Forty Two Million Steps for Democracy

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Forty Two Million Steps for Democracy

(Photo: buschap/flickr/cc)

ELKRIDGE, MD — It’s 40 degrees warmer here than when the members of New Hampshire Rebellion, a group dedicated to campaign finance reform, left on their winter walk in January 2015. Many of those who stepped out into -15 temperatures on their way to Concord, the state capitol 145 miles to the south, had no idea how hard it would be. Those 25 bundled up walkers only knew they needed to do something to clean up our government.

A little over a year later, when almost 300 walkers set off on a crisp morning from Independence Hall in Philadelphia last Saturday, some of those same NH Hampshire Rebel walkers were among them, still angry about even more money and more corruption in our political system. This time the destination is Washington, DC, the capital of quid pro quo, 138 miles to the south. They had joined a movement and growing national community called Democracy Spring.

The idea for this walk and mass civil disobedience action was conceived by grassroots group 99 Rise and dozens of other groups promoting democracy. Inspired by NH Rebellion’s model of long walks to draw attention to the blight of big money politics, organizers are looking to capitalize on recent discussions of campaign finance reform on the 2016 campaign trail. The goal is to create a moment that’s impossible for the national media and the political class to ignore, and inspire millions of Americans to demand solutions NOW.

“People know the system is corrupt,” said Peter James Callahan, Communications Director of Democracy Spring. “85% percent of Americans want fundamental change in the way the US funds elections. Why? Because they know, rightfully so, that they’re politically powerless.”

Callahan says he’s overwhelmed by the response, with walkers arriving from 33 states, including liberals, conservatives, independents, and all racial backgrounds.

Campaign Director, Kai Newkirk, leads Democracy Spring marchers near Elkridge, MD

“The Democracy Spring march is much larger than the NH Rebellion walks,” said Brian Beihl, deputy director of NH Rebellion, “but the dedication and the fire of the walkers is the same. You don’t walk 140 miles for fun; you do it because you believe in your cause. No matter their political leanings, these voters are frustrated, as they see their voices get drown out by big money interests. They see no choice but to take their message directly to Washington,” Beihl said.

One of the planners of the Democracy Spring march route, long-time NH Rebel Mary Redway of Rhode Island, said voters need to get active if they want to fix money in politics.

“This is something I believe in very strongly and I feel the need to get out and bring others with me,” said Redway. “We may not have the money but the we have the numbers. I’ve been too complacent in my youth, and allowed big money politics to erode all the gains we made in the 1960s. We need to win back democracy for our children,” she explained.

Like in the New Hampshire Rebellion, Democracy Spring participants are speaking with people they pass on the street, hoping to educate as well as inspire. The most memorable example was when the Democracy Spring marchers arrived in Baltimore. There in front of City Hall they joined a memorial vigil for Freddie Gray, the young African American man killed by the police in 2014. Democracy Spring merged with the mobilization, in what ended up being a profound experience for many marchers.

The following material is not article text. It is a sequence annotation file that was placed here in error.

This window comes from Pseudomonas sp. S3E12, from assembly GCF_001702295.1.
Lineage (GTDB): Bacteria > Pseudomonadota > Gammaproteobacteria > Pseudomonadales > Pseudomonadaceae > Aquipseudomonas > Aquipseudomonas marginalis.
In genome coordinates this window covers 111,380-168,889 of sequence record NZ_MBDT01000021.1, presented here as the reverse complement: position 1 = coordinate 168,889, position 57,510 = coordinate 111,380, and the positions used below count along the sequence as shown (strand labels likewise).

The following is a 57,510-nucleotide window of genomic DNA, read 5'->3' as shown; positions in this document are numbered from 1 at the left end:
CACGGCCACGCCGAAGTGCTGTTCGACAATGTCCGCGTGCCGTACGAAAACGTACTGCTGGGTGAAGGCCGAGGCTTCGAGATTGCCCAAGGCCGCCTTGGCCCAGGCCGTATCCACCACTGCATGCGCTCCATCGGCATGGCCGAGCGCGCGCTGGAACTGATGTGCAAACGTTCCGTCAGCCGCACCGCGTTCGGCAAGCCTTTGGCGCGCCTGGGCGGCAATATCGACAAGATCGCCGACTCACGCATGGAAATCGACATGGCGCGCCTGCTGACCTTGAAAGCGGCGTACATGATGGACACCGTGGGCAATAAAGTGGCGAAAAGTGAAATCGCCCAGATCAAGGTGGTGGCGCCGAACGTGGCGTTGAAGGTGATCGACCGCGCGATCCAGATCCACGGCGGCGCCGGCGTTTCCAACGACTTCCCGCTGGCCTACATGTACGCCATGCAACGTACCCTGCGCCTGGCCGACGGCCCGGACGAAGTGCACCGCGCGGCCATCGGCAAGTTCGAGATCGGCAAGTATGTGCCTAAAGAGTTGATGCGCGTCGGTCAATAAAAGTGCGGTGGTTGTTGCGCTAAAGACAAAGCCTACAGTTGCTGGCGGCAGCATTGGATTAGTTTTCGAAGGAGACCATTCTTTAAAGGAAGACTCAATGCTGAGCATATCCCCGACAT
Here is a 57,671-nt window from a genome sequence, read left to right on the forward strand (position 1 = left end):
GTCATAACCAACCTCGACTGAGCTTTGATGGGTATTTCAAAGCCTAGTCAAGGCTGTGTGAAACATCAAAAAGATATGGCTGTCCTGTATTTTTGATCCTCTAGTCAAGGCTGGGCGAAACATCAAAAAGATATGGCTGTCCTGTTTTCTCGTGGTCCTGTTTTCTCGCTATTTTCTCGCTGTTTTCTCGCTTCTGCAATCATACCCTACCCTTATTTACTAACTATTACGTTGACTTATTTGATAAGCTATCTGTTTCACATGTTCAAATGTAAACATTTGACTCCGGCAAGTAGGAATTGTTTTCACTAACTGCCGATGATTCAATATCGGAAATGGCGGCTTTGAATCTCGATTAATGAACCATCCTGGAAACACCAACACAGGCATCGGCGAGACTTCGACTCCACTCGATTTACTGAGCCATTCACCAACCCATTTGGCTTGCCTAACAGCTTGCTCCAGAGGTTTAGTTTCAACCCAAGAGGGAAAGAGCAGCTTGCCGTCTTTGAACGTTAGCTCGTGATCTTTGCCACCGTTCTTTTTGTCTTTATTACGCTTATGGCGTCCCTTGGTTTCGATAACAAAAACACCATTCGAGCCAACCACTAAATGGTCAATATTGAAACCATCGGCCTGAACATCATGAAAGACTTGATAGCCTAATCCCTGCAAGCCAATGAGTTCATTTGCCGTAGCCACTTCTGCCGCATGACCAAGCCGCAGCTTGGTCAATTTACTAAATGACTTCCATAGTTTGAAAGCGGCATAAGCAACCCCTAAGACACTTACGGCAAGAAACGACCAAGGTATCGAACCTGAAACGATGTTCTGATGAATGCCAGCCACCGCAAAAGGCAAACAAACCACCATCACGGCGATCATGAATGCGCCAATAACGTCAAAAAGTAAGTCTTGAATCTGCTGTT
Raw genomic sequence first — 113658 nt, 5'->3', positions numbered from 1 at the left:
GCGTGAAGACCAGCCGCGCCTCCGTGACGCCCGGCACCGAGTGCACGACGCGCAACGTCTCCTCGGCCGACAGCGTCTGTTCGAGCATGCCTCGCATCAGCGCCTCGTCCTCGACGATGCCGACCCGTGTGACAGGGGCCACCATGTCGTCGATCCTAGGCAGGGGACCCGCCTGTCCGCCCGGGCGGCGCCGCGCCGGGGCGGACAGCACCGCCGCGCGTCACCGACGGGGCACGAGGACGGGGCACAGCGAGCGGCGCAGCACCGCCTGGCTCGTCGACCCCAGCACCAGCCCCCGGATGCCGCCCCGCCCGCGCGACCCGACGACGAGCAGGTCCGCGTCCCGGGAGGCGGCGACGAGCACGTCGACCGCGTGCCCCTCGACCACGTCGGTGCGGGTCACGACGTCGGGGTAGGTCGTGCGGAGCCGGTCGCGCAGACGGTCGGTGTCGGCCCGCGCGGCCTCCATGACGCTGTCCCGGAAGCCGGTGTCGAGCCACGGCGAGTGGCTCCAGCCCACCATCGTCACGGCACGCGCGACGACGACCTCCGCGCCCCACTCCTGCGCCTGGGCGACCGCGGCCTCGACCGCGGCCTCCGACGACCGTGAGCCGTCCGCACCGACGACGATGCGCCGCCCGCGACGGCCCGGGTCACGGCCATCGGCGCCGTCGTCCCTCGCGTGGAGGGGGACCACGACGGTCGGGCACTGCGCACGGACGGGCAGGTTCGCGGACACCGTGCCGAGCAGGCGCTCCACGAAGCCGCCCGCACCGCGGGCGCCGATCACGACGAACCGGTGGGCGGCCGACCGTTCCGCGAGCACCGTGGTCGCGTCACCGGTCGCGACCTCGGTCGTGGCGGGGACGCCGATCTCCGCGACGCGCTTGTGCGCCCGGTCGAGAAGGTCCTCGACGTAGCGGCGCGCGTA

Logistics coordinator Vince Wallace explained, “The problems society faces from money in politics are systemic. And the problems that come from our history of racial injustice are systemic too. They’re hard for many people to see. It’s only after Americans see two groups like Democracy Spring and Black Lives Matter organizing together and ask, ‘Why is that happening?’ that these connections start becoming apparent.”

Day after day, a tangible sense of community is forming along the march. Walkers are making new friendships and relationships, which are sure to last well beyond just the duration of Democracy Spring itself.

This community-building is familiar to those who have been to New Hampshire Rebellion marches in years past. Watching the way former NH Rebellion participants reconnected with each other in Philadelphia on the first day of Democracy Spring was like seeing old friends meet up again.

In less than 48 hours, the Democracy Spring marchers are joining thousands more in DC, where they plan to risk arrest by sitting in at the US Capitol, day after day, demanding Congress act to ensure a more representational democracy.

Like those first NH Rebellion walkers who braved the elements to inspire their neighbors, and a nation,, these Democracy Spring walkers wonder what awaits them in the nation’s capitol. Yet they walk on, knowing their will be many more steps and many more voters who will need to rise up to ensure a democracy that respects all our voices and represents all people.

Adam Eichen

Adam Eichen is a member of the Democracy Matters board of directors and a fellow at the Small Planet Institute. He is the co-author, with Frances Moore Lappé, of the new book, Daring Democracy: Igniting Power, Meaning, and Connection for the America We Want. He served as the deputy communications director for Democracy Spring. Follow him on Twitter: @AdamEichen

Brian Beihl

Brian Beihl is deputy director of New Hampshire Rebellion, a NH-based campaign finance reform group that seeks to make big money in politics one of the major issues in the 2016 election. He was also an organizer for Casino-Free New Hampshire.

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